A associação entre aspectos individuais e contextuais na dentição funcional de adultos do Rio Grande do Sul, Brasil: um estudo multinível
Annie Pozeczek KoltermannI, II; Jessye Melgarejo do Amaral GiordaniIII; Marcos Pascoal PattussiI
IPrograma de Pós-graduação em Saúde Coletiva, Universidade do Vale do Rio dos Sinos, São Leopoldo, Brasil
IICentro Universitário Franciscano, Santa Maria, Brasil
IIIPrograma de Pós-graduação em Odontologia Universidade Federal do Rio Grande do Sul, Porto Alegre, Brasil
Functional dentition plays an important role in maintaining masticatory function, which is closely related to the number of teeth present in the mouth. The objective of this study was to investigate the association between individual and contextual factors and functional dentition (defined as the presence of at least 20 teeth) in Brazilian adults. This was a multilevel cross-sectional population-based study with a two-level structure and a total sample of 10,407 adults from 84 municipalities (counties). The exposures at both levels were demographic, socioeconomic, and oral health treatment-related. Multivariate analyses showed that higher prevalence rates of functional dentition were associated (p < 0.01) with municipalities having higher mean income and fluoridated water supply and with individuals living in urban areas, younger adults, males, those with more schooling and higher income, those that reported having visited the dentist in the previous 12 months, and those with access to information on prevention. The findings suggest that research on tooth loss and functional dentition should take different socioeconomic factors into account.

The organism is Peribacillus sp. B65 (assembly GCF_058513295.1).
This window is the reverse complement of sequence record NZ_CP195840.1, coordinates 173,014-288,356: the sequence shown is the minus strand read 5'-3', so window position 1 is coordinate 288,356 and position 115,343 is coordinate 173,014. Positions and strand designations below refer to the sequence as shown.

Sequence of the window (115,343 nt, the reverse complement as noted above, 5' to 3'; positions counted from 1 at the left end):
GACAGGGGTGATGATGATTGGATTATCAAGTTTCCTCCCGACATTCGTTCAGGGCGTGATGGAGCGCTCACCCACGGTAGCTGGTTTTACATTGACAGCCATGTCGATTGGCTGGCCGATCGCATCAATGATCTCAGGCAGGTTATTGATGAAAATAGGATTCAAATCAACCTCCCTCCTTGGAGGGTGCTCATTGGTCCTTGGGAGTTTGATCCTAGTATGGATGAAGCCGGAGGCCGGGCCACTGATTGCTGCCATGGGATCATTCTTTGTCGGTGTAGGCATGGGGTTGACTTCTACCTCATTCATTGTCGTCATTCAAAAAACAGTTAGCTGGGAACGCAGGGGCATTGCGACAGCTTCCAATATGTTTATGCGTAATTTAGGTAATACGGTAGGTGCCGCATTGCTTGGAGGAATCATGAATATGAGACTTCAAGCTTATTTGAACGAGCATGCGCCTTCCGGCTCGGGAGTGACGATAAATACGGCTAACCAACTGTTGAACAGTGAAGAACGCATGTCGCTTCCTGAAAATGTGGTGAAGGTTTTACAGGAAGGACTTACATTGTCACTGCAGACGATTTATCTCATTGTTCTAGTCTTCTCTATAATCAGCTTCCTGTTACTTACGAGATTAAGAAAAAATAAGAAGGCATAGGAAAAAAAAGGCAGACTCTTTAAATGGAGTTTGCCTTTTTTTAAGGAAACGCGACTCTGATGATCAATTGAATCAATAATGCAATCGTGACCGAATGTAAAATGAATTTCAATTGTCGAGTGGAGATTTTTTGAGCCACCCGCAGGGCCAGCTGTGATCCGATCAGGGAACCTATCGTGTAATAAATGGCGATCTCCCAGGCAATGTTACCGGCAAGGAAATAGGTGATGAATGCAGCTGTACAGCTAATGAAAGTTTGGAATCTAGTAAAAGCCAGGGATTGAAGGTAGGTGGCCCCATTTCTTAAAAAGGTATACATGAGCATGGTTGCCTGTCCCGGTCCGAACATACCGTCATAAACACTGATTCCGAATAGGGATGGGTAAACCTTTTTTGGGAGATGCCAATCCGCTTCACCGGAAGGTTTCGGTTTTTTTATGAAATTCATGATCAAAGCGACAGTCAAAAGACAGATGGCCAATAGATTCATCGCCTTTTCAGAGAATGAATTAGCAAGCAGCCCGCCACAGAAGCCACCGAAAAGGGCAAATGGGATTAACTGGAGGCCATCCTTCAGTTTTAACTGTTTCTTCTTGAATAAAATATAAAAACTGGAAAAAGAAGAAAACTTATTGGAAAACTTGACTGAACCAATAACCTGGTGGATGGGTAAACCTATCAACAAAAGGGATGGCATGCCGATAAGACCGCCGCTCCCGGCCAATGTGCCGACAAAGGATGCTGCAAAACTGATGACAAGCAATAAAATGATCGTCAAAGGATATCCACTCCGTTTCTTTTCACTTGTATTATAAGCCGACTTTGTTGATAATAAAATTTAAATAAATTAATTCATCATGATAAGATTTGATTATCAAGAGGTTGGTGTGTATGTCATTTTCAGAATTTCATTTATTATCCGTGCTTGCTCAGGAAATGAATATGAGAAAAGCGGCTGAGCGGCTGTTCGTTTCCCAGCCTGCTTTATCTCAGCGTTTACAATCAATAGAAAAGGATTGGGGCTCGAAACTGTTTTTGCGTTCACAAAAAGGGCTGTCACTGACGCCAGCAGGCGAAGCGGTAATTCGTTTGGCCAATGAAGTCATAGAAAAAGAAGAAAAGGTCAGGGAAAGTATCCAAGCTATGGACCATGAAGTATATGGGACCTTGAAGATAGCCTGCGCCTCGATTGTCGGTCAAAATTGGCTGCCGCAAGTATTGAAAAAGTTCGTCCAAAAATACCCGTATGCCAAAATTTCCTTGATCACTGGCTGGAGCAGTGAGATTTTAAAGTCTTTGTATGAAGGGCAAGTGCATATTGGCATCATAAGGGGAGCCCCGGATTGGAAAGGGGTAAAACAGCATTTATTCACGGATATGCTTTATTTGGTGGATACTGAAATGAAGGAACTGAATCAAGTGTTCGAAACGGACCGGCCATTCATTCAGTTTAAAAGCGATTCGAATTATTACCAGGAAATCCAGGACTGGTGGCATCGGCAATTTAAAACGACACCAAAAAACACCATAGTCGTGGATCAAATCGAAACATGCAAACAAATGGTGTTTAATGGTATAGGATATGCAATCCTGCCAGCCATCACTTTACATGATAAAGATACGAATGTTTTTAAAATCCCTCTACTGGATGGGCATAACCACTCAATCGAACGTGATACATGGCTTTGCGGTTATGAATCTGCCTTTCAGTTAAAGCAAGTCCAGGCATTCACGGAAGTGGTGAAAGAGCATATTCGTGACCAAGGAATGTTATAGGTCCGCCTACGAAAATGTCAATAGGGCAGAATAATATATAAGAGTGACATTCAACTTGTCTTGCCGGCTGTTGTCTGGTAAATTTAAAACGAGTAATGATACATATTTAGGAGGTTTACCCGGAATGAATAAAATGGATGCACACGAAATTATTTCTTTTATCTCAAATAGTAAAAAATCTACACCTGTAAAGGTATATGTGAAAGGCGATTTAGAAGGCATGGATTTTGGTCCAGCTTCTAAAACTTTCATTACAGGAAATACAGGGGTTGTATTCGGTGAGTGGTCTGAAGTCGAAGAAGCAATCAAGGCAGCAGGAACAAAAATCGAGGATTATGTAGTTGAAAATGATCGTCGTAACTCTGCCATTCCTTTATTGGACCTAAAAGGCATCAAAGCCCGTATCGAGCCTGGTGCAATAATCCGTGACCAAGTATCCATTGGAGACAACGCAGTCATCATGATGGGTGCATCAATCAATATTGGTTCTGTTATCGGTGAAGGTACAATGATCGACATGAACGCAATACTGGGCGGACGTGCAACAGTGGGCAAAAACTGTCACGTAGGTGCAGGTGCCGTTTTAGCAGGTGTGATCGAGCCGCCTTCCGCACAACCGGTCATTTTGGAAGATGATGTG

Tooth Loss; Oral Health; Socioeconomic Factors
Uma dentição funcional possui importante papel na manutenção da capacidade mastigatória a qual está intimamente relacionada com o número de dentes presentes na boca. O objetivo deste estudo foi investigar a associação entre aspectos individuais e contextuais na dentição funcional (definida como a presença de 20 dentes ou mais na boca) de adultos do Sul do Brasil. O delineamento era transversal de base populacional em dois níveis: 10.407 indivíduos aninhados em 84 municípios. As exposições em ambos os níveis eram socioeconômicas, demográficas e relacionadas. A análise multivariável demonstrou que maiores prevalências (p < 0,01) de dentição funcional foram encontradas em municípios mais ricos e nos com fluoretação da água de abastecimento público, e em indivíduos da zona urbana, naqueles com alta renda, alta escolaridade, nos adultos jovens, homens e naqueles relatando visita ao dentista no último ano e acesso a informações preventivas. Os resultados sugerem que diferentes níveis de estrutura social devem ser considerados em pesquisas sobre perda dentária e dentição funcional.
Perda de Dente; Saúde Bucal; Fatores Socioeconômicos